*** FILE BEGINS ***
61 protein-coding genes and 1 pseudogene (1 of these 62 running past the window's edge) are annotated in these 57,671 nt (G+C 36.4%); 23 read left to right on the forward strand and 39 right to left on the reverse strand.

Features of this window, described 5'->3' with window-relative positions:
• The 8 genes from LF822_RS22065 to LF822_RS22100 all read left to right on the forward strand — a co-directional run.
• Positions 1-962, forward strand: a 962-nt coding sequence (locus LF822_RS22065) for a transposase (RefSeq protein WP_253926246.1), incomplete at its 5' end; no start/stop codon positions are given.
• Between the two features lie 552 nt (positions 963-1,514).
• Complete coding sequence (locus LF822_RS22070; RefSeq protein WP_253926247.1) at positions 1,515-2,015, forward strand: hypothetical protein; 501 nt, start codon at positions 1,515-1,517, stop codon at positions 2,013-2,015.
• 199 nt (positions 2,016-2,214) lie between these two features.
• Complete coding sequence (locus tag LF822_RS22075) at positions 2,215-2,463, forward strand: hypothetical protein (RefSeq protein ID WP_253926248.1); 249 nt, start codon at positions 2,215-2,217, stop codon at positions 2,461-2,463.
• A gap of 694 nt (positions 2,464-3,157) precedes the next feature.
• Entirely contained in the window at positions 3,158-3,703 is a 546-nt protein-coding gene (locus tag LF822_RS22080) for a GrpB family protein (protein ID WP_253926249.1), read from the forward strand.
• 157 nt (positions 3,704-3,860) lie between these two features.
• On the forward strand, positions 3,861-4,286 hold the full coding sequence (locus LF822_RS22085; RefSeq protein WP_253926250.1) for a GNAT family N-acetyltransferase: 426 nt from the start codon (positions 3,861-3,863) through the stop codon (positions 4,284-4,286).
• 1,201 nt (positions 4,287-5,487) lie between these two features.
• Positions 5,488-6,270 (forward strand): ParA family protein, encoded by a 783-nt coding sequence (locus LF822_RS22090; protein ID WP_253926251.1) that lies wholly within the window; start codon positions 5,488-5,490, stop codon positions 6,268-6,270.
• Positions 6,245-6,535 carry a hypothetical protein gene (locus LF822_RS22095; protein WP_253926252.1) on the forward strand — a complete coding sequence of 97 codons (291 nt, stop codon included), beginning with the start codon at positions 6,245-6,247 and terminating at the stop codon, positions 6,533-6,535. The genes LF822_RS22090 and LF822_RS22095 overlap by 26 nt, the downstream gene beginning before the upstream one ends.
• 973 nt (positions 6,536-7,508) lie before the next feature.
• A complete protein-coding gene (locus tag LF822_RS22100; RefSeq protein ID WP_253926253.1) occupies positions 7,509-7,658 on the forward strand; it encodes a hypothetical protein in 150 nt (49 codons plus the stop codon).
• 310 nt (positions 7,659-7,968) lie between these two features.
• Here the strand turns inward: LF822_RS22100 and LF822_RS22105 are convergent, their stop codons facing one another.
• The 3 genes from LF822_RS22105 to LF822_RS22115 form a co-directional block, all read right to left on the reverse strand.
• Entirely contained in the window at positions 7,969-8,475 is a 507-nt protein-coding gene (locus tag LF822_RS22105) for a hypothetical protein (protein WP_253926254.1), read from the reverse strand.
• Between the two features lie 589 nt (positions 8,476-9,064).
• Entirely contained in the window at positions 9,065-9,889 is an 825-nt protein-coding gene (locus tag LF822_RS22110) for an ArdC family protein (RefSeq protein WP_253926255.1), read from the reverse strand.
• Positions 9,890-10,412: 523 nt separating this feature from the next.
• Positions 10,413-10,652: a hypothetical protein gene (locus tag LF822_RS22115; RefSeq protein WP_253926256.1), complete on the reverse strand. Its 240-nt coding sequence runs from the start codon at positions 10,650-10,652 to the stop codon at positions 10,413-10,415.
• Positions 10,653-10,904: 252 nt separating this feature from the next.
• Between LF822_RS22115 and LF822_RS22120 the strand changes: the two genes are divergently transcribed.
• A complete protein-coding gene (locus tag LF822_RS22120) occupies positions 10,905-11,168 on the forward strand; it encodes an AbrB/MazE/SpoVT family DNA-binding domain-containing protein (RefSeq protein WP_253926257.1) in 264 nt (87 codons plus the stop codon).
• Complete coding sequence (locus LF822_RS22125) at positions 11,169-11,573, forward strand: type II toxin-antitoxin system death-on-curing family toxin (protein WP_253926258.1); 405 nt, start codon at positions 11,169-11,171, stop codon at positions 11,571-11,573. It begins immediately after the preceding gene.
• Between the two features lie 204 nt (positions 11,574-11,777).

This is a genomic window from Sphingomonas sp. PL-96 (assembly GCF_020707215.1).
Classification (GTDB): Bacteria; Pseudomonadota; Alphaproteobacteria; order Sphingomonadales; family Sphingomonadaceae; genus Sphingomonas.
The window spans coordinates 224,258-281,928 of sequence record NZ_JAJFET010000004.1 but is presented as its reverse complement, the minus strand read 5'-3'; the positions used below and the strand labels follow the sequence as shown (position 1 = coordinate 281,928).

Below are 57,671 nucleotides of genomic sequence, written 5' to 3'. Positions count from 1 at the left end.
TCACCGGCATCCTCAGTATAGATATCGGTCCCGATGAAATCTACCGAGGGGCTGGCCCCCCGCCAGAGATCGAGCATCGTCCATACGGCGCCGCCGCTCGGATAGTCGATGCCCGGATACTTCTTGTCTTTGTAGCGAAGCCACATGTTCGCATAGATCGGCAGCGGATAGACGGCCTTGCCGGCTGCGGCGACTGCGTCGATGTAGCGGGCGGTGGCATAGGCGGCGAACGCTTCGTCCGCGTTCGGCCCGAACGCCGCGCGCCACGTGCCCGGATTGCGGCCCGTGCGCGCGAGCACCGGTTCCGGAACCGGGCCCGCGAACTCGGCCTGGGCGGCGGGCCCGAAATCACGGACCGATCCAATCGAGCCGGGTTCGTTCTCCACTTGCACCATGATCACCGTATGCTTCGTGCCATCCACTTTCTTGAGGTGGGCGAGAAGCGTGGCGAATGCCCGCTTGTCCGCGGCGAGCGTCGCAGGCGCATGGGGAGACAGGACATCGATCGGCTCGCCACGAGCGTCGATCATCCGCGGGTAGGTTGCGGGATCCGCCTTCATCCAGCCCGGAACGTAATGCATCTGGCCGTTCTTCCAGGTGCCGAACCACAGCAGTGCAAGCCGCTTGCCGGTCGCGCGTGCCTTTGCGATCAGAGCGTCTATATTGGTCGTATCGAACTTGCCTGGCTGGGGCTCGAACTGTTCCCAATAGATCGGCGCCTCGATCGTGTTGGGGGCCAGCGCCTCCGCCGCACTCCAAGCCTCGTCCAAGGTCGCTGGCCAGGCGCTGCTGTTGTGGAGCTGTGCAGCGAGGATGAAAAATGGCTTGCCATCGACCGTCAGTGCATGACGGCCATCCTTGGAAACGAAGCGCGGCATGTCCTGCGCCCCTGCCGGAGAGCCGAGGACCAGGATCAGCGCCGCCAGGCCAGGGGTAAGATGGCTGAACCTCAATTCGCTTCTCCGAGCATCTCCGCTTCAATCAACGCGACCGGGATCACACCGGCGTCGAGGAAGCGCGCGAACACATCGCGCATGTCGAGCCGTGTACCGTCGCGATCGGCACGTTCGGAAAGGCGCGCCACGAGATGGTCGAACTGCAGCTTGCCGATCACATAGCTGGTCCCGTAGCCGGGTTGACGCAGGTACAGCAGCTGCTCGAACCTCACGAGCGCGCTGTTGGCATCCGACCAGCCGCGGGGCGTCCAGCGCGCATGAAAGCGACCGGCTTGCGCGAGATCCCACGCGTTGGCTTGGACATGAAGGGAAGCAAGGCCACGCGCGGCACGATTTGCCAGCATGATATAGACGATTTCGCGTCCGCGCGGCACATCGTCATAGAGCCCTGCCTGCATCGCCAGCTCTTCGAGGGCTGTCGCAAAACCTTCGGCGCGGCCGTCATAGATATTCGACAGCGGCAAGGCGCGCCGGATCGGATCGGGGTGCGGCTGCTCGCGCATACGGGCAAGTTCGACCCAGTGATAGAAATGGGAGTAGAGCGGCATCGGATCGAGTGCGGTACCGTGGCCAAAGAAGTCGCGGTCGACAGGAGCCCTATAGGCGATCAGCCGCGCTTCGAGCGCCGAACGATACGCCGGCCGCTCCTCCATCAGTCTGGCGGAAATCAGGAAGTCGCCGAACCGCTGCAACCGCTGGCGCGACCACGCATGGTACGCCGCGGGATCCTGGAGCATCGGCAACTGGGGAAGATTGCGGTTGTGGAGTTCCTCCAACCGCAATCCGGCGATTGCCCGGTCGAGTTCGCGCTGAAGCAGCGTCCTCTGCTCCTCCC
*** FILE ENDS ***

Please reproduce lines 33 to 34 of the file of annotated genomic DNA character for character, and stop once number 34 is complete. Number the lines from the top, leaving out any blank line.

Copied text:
The window spans coordinates 224,258-281,928 of sequence record NZ_JAJFET010000004.1 but is presented as its reverse complement, the minus strand read 5'-3'; the positions used below and the strand labels follow the sequence as shown (position 1 = coordinate 281,928).

Below are 57,671 nucleotides of genomic sequence, written 5' to 3'. Positions count from 1 at the left end.